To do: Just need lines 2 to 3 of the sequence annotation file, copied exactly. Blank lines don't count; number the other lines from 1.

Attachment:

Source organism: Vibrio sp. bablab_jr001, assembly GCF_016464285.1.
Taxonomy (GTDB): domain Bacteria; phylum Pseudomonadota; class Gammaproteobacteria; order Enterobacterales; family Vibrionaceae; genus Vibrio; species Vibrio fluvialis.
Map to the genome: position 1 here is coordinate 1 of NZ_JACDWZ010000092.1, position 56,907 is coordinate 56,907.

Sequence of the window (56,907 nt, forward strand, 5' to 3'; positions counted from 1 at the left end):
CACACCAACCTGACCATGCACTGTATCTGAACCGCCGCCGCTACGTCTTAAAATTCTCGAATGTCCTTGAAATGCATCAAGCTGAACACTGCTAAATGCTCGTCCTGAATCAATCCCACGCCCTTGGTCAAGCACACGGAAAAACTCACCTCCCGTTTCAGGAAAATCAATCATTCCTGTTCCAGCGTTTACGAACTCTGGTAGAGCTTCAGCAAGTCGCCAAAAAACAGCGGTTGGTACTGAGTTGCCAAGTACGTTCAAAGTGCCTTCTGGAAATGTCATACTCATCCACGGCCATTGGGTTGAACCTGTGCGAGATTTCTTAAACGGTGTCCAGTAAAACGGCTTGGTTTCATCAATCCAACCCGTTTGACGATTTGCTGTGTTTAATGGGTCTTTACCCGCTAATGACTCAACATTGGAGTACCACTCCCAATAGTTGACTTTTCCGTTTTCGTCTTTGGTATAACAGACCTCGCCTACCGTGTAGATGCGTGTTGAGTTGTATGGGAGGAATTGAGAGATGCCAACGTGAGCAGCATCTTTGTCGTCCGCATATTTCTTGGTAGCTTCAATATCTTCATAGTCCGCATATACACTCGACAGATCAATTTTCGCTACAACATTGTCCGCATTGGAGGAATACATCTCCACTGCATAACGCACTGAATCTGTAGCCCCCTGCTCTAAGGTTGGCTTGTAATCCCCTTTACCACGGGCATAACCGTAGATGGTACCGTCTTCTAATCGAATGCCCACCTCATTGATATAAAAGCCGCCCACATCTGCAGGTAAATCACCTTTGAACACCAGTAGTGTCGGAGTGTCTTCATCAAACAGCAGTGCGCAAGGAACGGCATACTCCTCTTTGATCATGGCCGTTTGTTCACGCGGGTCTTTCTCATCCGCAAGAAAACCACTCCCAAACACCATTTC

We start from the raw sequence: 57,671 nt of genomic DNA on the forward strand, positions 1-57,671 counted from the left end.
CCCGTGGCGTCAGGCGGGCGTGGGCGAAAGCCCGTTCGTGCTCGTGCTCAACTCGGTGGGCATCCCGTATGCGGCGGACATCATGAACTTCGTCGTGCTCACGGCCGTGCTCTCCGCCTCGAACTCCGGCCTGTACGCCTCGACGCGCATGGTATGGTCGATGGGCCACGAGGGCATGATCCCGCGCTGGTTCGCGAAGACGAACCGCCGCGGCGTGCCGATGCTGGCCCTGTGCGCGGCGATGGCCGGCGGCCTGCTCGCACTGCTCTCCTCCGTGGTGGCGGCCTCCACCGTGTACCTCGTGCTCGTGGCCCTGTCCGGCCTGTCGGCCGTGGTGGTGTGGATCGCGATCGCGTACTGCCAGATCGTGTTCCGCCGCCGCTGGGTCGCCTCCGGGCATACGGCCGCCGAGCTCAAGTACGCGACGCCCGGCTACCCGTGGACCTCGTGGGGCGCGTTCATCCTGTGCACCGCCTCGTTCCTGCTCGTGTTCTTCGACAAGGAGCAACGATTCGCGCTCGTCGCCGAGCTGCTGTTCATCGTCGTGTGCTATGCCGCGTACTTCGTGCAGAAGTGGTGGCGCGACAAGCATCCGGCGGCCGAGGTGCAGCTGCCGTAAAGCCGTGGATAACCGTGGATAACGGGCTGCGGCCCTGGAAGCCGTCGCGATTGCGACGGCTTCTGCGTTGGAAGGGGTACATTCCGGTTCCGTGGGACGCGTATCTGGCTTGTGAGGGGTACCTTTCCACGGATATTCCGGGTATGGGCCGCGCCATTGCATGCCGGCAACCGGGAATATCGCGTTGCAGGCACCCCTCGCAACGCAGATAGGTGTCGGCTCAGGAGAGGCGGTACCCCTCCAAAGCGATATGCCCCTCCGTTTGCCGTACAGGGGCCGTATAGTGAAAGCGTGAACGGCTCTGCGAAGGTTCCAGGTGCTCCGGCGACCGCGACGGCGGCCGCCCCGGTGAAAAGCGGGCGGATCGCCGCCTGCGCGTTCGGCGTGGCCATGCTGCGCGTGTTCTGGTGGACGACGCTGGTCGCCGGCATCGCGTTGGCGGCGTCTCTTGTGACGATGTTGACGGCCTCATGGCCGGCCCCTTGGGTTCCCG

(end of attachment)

Taxonomy (GTDB): domain Bacteria; phylum Pseudomonadota; class Gammaproteobacteria; order Enterobacterales; family Vibrionaceae; genus Vibrio; species Vibrio fluvialis.
Map to the genome: position 1 here is coordinate 1 of NZ_JACDWZ010000092.1, position 56,907 is coordinate 56,907.